NIFRS chief’s assurance over high-rise fires following Primark inferno

A fire chief has assured the public that firefighters are “well prepared and well equipped” to deal with incidents in multi-story buildings following a major blaze in Belfast this week.

NIFRS group commander Alan O’Neill said that although fire and rescue personnel were unable to prevent a fire spreading beyond the upper floors of the Bank Buildings in Royal Avenue – which houses the Primark store – initial indications are that nothing more could have been done to save the landmark building.

The fire at Primark in Belfast city centre. 'Photo: Arthur Allison/Pacemaker Press

The fire at Primark in Belfast city centre. 'Photo: Arthur Allison/Pacemaker Press

The alarm was raised around 11am on Tuesday and at the height of the blaze there were 14 appliances and 100 firefighters tackling the inferno.

More than 300 people worked at the busy store which was being refurbished at an estimated of cost £30 million.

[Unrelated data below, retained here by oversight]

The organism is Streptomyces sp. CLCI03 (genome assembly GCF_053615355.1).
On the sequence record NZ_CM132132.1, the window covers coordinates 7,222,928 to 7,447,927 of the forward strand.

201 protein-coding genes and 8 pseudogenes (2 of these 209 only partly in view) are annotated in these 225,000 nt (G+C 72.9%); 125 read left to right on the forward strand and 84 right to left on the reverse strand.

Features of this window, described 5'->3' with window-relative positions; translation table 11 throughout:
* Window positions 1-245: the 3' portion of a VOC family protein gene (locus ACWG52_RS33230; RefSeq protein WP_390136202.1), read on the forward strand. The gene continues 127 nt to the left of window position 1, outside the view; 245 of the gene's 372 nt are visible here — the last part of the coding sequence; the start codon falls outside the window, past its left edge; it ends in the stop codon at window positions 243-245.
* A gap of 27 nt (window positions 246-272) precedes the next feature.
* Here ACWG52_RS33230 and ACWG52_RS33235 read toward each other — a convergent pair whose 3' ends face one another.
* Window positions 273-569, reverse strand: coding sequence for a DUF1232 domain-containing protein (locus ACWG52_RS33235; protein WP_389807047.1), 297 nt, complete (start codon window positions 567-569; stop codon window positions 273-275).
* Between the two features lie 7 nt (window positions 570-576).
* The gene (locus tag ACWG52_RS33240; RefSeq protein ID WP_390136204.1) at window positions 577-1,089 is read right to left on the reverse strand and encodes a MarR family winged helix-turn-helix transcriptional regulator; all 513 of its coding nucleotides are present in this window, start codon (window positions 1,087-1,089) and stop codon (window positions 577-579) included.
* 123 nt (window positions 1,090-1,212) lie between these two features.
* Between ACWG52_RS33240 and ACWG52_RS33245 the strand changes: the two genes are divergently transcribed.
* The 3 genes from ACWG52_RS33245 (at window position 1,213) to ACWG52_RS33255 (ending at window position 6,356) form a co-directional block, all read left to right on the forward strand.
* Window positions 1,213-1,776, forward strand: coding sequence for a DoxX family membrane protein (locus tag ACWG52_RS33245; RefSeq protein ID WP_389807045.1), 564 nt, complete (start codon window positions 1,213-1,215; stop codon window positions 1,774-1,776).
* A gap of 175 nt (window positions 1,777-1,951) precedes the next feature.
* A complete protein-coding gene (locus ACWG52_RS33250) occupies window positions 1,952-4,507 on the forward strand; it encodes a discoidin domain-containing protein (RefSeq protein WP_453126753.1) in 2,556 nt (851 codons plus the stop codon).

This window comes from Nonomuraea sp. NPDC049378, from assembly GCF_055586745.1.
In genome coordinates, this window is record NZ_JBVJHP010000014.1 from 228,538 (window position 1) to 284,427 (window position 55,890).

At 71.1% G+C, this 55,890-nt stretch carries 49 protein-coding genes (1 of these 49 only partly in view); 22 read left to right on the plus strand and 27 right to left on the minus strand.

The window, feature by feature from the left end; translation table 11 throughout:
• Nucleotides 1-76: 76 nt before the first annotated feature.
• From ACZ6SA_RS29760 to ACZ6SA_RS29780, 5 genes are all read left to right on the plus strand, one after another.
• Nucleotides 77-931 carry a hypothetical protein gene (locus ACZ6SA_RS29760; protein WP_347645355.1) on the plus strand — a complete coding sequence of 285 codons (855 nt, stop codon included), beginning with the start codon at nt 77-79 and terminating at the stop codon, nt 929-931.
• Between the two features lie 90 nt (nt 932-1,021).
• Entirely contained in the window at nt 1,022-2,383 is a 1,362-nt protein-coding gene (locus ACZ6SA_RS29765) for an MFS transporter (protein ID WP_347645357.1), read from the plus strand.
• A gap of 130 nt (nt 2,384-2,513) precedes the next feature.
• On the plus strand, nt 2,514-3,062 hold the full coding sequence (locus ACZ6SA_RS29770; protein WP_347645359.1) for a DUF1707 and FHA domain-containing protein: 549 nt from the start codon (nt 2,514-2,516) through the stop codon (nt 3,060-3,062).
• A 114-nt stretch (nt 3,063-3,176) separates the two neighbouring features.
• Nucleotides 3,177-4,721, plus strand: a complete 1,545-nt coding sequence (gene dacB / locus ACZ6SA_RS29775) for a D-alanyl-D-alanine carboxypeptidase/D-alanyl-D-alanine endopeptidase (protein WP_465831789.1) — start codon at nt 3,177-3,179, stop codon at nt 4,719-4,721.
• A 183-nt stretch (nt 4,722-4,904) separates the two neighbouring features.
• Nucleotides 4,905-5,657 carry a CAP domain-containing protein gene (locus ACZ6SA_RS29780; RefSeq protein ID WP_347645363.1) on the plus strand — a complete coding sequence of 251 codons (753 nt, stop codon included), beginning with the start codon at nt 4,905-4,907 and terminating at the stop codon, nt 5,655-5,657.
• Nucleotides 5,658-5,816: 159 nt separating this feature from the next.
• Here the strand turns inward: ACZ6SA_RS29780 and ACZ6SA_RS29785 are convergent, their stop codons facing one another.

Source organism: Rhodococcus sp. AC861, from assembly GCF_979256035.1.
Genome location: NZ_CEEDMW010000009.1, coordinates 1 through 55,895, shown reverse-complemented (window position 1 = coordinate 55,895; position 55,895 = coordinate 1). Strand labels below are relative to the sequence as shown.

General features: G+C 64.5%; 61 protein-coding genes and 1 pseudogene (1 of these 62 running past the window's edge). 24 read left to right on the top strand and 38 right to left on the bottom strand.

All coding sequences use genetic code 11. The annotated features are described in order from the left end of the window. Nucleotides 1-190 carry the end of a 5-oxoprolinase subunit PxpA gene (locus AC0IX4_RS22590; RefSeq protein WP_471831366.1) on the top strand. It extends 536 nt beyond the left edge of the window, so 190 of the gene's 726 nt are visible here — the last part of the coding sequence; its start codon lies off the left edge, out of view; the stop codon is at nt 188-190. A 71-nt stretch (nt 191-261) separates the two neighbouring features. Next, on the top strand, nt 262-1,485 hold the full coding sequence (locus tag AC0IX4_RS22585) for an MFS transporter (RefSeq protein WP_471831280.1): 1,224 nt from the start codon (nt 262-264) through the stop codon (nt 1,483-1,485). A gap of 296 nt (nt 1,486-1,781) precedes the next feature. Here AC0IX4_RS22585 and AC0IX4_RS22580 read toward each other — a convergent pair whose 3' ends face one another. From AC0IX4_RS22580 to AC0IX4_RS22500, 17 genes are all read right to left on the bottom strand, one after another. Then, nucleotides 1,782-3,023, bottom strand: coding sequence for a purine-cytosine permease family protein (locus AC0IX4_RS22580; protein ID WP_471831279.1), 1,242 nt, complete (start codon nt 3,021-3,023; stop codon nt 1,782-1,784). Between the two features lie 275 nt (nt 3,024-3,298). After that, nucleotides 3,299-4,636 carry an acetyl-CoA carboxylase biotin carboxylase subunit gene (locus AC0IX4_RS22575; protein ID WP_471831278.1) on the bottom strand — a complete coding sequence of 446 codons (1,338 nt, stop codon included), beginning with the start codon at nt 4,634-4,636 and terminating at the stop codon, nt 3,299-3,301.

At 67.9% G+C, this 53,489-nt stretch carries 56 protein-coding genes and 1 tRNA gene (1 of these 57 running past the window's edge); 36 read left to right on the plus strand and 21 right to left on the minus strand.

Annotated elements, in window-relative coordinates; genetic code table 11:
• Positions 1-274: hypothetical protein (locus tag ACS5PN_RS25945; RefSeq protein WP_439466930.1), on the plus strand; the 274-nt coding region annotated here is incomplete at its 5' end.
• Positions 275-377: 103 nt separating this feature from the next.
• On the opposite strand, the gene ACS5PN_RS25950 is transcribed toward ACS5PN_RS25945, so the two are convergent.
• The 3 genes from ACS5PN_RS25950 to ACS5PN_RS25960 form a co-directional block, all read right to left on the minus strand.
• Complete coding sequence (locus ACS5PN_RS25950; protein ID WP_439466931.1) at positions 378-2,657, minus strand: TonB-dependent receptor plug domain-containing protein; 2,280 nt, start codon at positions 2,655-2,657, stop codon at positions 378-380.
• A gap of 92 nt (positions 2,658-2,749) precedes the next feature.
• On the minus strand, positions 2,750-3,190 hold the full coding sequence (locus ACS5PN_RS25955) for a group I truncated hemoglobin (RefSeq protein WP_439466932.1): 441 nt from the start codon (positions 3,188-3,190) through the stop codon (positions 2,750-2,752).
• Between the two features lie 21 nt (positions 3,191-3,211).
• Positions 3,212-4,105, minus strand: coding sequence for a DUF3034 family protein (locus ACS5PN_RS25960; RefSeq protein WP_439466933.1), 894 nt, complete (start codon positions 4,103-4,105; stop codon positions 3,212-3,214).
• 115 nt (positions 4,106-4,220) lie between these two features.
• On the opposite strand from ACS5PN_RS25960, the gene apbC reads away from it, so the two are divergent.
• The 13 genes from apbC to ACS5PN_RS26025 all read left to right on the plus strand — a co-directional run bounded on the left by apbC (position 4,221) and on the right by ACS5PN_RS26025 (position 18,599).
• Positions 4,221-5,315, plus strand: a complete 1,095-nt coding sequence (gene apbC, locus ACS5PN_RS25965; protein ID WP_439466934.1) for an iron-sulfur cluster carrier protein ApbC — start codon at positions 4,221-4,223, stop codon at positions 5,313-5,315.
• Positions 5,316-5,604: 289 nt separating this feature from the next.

The remaining shell of the building is still being assessed to establish if it is safe to allow the 14 business premises inside the safety cordon to re-open.

NIFRS group commander Alan O’Neill said: “We will remain at the scene for the next couple of days as a precautionary measure. And those 14 businesses which are around that area, they are going to remain closed until such time as it’s appropriate to say that the [fire damaged] building is safe.”

Mr O’Neill also said he was satisfied NIFRS personnel are adequately trained to deal with such incidents.

“With every significant incident we will always carry out a review, but the initial indications were that everything went as well as it could have done,” he said.

“We probably took some measures there that we wouldn’t normally use, so we went above and beyond our normal practice, the likes of rolling out the overground main from the Lagan – that was something that wouldn’t be normal practise but actually paid off really well.”

Asked if he was content that he had the necessary equipment to cope in every situation, Mr O’Neill said: “Absolutely. As a fire and rescue service we have four aerial ladder platforms right across the organisation, so they can arrive early on [at a fire or rescue operation] which takes us up to a good height in a building. But that is also something we do which is part of our core training – working with high-rise procedures – and the crews are well versed in that.

“We’ve had quite plenty of high-rise incidents over the weeks, months and years and we’ve always dealt with them quite comfortably. You never know what’s around the corner but we are certainly well prepared and well equipped.”